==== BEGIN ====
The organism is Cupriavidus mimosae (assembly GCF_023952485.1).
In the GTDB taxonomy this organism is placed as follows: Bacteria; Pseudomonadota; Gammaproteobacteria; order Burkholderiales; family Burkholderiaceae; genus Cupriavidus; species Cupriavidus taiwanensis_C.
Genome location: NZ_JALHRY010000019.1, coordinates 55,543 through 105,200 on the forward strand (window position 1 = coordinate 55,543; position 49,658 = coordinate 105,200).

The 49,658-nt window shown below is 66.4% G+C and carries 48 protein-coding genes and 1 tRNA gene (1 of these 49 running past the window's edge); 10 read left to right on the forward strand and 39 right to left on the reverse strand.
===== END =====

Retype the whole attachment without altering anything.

The organism is Cupriavidus mimosae (assembly GCF_023952485.1).
In the GTDB taxonomy this organism is placed as follows: Bacteria; Pseudomonadota; Gammaproteobacteria; order Burkholderiales; family Burkholderiaceae; genus Cupriavidus; species Cupriavidus taiwanensis_C.
Genome location: NZ_JALHRY010000019.1, coordinates 55,543 through 105,200 on the forward strand (window position 1 = coordinate 55,543; position 49,658 = coordinate 105,200).

The 49,658-nt window shown below is 66.4% G+C and carries 48 protein-coding genes and 1 tRNA gene (1 of these 49 running past the window's edge); 10 read left to right on the forward strand and 39 right to left on the reverse strand.